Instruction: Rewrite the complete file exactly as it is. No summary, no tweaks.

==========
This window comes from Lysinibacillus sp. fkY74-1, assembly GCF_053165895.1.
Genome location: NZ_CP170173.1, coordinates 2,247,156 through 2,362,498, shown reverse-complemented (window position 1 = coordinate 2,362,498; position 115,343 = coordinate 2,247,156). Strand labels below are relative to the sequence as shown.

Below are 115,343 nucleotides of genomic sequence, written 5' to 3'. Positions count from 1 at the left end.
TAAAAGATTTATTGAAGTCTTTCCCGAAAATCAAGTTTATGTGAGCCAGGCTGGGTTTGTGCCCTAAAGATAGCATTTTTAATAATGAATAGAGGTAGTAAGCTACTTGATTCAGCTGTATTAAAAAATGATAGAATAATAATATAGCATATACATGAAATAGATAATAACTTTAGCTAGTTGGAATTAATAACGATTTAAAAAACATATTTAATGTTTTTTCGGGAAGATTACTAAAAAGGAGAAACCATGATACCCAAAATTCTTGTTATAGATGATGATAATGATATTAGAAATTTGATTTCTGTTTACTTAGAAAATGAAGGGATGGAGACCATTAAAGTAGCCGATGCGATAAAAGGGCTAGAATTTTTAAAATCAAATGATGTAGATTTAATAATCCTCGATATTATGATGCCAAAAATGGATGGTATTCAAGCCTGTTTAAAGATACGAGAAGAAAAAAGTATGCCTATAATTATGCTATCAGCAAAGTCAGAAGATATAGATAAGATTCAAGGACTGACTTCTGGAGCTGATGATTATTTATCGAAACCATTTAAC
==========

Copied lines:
This window comes from Lysinibacillus sp. fkY74-1, assembly GCF_053165895.1.
Genome location: NZ_CP170173.1, coordinates 2,247,156 through 2,362,498, shown reverse-complemented (window position 1 = coordinate 2,362,498; position 115,343 = coordinate 2,247,156). Strand labels below are relative to the sequence as shown.

Below are 115,343 nucleotides of genomic sequence, written 5' to 3'. Positions count from 1 at the left end.
TAAAAGATTTATTGAAGTCTTTCCCGAAAATCAAGTTTATGTGAGCCAGGCTGGGTTTGTGCCCTAAAGATAGCATTTTTAATAATGAATAGAGGTAGTAAGCTACTTGATTCAGCTGTATTAAAAAATGATAGAATAATAATATAGCATATACATGAAATAGATAATAACTTTAGCTAGTTGGAATTAATAACGATTTAAAAAACATATTTAATGTTTTTTCGGGAAGATTACTAAAAAGGAGAAACCATGATACCCAAAATTCTTGTTATAGATGATGATAATGATATTAGAAATTTGATTTCTGTTTACTTAGAAAATGAAGGGATGGAGACCATTAAAGTAGCCGATGCGATAAAAGGGCTAGAATTTTTAAAATCAAATGATGTAGATTTAATAATCCTCGATATTATGATGCCAAAAATGGATGGTATTCAAGCCTGTTTAAAGATACGAGAAGAAAAAAGTATGCCTATAATTATGCTATCAGCAAAGTCAGAAGATATAGATAAGATTCAAGGACTGACTTCTGGAGCTGATGATTATTTATCGAAACCATTTAAC